A shopper browses products at a store in Tokyo. Reuters
TOKYO: Japan’s annual core consumer inflation slowed in February as gasoline costs fell for the first time in more than two years, keeping the central bank under pressure to maintain, or even ramp up, stimulus to accelerate price growth to its 2 per cent target.
The data adds to growing signs that Sino-US trade tensions and slowing global demand are hurting Japan’s economic expansion and business sentiment.
If the weakness persists, the Bank of Japan (BoJ) may be forced to cut its inflation forecasts again at next month’s rate review, analysts say, though policymakers are wary of expanding an already massive stimulus programme any time soon.
The nationwide core consumer price index (CPI), which includes oil products but excludes volatile fresh food costs, rose 0.7 per cent in February from a year earlier, government data showed on Friday, falling short of a median market forecast for a 0.8 per cent gain.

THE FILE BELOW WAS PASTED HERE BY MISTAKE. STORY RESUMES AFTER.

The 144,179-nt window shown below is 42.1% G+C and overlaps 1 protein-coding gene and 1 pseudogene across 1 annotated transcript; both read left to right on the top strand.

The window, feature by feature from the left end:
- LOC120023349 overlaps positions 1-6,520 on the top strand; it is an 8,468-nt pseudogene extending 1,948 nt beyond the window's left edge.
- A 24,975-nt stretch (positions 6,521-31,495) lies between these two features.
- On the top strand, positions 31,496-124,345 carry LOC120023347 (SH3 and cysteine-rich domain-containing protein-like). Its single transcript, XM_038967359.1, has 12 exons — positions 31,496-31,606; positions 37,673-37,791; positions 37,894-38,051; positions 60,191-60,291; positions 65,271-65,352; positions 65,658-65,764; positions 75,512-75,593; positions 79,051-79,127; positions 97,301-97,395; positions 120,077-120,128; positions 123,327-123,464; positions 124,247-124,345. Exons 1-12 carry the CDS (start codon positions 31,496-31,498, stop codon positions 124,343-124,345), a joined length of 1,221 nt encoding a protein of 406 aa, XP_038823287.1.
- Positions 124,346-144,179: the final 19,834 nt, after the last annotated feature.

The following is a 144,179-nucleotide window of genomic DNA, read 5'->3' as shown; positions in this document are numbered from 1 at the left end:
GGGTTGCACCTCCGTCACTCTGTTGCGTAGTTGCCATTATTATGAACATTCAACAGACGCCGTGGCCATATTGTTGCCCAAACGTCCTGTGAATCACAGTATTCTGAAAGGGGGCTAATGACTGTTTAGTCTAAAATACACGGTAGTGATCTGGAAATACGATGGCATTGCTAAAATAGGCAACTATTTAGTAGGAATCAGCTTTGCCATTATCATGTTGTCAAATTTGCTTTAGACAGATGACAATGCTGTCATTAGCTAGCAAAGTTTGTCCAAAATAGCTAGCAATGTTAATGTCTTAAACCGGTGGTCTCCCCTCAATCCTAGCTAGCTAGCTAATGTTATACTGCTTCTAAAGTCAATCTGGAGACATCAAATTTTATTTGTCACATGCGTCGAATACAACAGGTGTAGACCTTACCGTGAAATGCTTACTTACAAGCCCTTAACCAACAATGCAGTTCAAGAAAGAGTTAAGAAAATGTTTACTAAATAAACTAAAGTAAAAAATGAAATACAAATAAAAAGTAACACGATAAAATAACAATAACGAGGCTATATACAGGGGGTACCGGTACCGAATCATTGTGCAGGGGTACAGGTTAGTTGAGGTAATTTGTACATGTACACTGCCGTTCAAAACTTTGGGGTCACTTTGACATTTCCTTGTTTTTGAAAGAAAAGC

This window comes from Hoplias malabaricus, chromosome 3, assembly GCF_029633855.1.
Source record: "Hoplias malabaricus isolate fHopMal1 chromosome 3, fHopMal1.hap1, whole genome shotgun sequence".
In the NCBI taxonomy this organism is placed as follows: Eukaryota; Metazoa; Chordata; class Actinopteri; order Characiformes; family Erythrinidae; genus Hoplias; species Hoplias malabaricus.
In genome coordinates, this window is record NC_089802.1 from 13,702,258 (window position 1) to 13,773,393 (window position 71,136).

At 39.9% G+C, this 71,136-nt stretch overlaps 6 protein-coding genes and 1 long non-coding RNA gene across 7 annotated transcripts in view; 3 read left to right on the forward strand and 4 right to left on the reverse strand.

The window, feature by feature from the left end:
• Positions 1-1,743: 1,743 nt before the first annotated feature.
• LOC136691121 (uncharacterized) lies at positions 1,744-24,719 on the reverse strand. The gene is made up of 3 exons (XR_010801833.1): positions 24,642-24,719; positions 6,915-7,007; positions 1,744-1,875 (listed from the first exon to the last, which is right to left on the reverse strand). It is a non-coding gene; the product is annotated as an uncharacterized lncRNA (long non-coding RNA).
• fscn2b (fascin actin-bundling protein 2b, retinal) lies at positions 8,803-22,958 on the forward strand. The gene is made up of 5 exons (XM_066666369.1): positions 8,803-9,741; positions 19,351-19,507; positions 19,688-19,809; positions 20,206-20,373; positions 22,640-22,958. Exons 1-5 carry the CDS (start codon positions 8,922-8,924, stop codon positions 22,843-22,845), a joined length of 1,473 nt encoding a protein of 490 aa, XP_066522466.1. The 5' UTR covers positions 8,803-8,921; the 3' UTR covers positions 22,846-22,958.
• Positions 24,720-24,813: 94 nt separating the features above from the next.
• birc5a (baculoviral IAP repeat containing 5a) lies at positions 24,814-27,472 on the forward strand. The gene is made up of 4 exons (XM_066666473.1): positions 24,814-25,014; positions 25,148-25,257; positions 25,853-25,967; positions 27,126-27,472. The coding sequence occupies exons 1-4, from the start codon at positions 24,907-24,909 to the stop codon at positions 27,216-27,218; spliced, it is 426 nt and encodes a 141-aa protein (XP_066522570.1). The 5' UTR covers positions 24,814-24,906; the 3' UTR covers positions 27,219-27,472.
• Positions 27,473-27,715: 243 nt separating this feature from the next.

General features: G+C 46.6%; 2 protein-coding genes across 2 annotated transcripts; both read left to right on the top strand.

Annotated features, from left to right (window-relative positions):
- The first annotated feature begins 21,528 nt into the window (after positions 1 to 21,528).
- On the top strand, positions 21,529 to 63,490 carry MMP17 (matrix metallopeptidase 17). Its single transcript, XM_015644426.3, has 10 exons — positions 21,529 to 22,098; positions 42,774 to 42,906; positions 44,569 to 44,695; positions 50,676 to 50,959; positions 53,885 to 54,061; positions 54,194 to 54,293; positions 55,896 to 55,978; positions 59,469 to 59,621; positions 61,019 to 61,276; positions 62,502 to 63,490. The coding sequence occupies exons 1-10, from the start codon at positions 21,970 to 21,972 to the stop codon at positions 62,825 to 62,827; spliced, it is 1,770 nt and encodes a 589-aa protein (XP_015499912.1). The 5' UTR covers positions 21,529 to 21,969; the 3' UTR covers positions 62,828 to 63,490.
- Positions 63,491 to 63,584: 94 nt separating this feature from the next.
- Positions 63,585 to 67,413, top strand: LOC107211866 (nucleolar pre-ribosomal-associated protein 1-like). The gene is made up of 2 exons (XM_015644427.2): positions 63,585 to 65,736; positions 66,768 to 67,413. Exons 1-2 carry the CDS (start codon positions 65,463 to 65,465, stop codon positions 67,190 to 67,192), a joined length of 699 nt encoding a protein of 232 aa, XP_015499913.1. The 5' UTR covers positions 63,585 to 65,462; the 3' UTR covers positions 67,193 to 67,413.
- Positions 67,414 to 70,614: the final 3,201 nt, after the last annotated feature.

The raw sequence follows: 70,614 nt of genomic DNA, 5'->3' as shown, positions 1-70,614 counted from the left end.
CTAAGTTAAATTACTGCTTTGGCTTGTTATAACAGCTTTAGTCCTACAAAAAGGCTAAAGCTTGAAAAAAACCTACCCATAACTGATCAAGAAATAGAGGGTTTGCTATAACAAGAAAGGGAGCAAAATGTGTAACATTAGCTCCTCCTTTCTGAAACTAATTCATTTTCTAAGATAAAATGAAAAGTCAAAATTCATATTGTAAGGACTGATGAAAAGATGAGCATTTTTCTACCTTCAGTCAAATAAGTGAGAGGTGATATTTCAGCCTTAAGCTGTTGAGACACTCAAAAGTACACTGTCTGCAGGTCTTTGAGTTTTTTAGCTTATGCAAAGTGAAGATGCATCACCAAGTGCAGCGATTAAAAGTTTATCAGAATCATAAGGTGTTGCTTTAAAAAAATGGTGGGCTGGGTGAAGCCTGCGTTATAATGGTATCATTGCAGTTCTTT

The slowdown from January’s 0.8 per cent increase was due largely to a 1.3 per cent drop in gasoline prices, which was the first year-on-year decline since November 2016, the data showed. “As overseas economies begin to weaken, it’s hard to project inflation hitting the BoJ’s 2 per cent target,” said Takeshi Minami, chief economist at Norinchukin Research Institute.
“The BoJ is likely to maintain its current policy at next month’s rate review,” though it could ponder additional easing at some point given the recent weak data, he said.
An index the BoJ focuses on — the so-called core-core CPI that strips away the effect of both volatile food and energy costs — rose 0.4 per cent in February, unchanged from the previous month’s gain.